Exploring Hong Kong’s Islands

The eclectic collection of islands off the coast of Hong Kong's main urban nucleus provides visitors with a range of leafy, tranquil spots to explore when they want to escape the hustle and bustle of the city.

The eclectic collection of islands off the coast of Hong Kong’s main urban nucleus provides visitors with a range of leafy, tranquil spots to explore when they want to escape the hustle and bustle of the city.

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While a plethora of attractions, stunning vantage points and exquisite restaurants provide plenty to keep visitors occupied in Hong Kong, no one would hold it against you for craving a little time out.

In fact, a day spent outside of the city’s teeming urban centre – even though it too is an island – is likely to make you appreciate it that much more when you get back. From misty vistas over Lantau Island’s majestic Big Buddha to stupendous seafood feasts on Lamma Island, Hong Kong’s islands have plenty to offer – and they’re all just a short boat ride away. We’ve put together a selection of our favourite island retreats and why we think they’re worth adding to your Hong Kong holiday itinerary.

Lamma Island

This charming islet is the perfect retreat for those searching for a reprieve from the buzz of the city. The island’s plastic industry has now faded away, and today its main source of income is from the shops and restaurants in Yung Shue Wan and Mo Tat Wan. Start your trip by getting the ferry over to Mo Tat Wan. The family hiking trail over to Yung Shue Wan only takes about one hour, and meanders past beaches and hidden grottos used as hiding places by Japanese soldiers during World War II. The pleasant sea vistas are punctuated at intervals by the towering spires of the power plant on the coast of the island, but oddly enough, this ends up becoming more of a surreal addition than an eyesore. The trail is punctuated with fresh fruit and coconut vendors, so there’s no chance of going hungry while you’re on your way. Spend an hour browsing the quaint selection of handicraft and clothing boutiques in Yung Shue Wan before settling down for a seafood feast at the pier. Fried calamari, garlic prawns and tender razor clams all await.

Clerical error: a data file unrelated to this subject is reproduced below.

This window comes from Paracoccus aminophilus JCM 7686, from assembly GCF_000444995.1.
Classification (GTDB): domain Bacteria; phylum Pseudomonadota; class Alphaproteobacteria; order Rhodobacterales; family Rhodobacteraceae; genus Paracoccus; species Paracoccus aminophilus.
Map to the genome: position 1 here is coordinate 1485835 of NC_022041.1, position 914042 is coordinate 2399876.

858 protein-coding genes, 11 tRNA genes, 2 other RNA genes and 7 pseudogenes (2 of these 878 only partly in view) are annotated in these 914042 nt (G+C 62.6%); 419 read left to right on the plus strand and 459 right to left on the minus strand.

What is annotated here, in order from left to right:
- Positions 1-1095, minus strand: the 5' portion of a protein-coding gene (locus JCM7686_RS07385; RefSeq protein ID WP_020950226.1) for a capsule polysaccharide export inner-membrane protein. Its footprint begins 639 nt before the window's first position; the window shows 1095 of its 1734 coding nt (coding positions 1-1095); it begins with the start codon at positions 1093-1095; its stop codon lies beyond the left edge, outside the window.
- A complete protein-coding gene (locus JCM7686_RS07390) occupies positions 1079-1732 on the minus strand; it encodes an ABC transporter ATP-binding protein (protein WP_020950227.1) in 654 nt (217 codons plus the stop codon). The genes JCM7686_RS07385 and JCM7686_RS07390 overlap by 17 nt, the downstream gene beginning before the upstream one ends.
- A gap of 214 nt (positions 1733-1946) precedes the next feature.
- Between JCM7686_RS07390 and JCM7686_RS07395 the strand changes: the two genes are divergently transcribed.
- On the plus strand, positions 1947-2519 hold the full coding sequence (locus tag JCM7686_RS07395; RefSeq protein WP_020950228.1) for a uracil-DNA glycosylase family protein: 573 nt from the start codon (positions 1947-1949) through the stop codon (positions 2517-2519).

Green Getaway

Lantau is Hong Kong’s largest island, and one of the greenest spots for a serene getaway. It’s also home to the Tian Tan Buddha – the largest seated bronze Buddha statue in the world. A ferry from Hong Kong’s outlying islands pier will take you straight to Lantau, but you’ll need to get a bus or taxi to the Big Buddha once you arrive. At the entrance to the shrine, some visitors are entertained by the tame cows milling around waiting to be petted, and there’s also a café here that serves up a delicious bowl of sweet soy bean curd. Then it’s onto the main attraction – the Big Buddha itself. Sitting tall at 500m above sea level, you will need to climb a flight of 268 steps to reach the shrine itself. Just as impressive as the shrine are the vistas from this lofty vantage point, so don’t forget to bring your camera. Head back down the steps and you’ll find the Po Lin Monastery – a century-old establishment home to temples, tea gardens and a restaurant. Round off your trip by travelling back to the city in style – swaying at a dramatic height as you progress along the Ngong Ping 360 cable car.

Break Away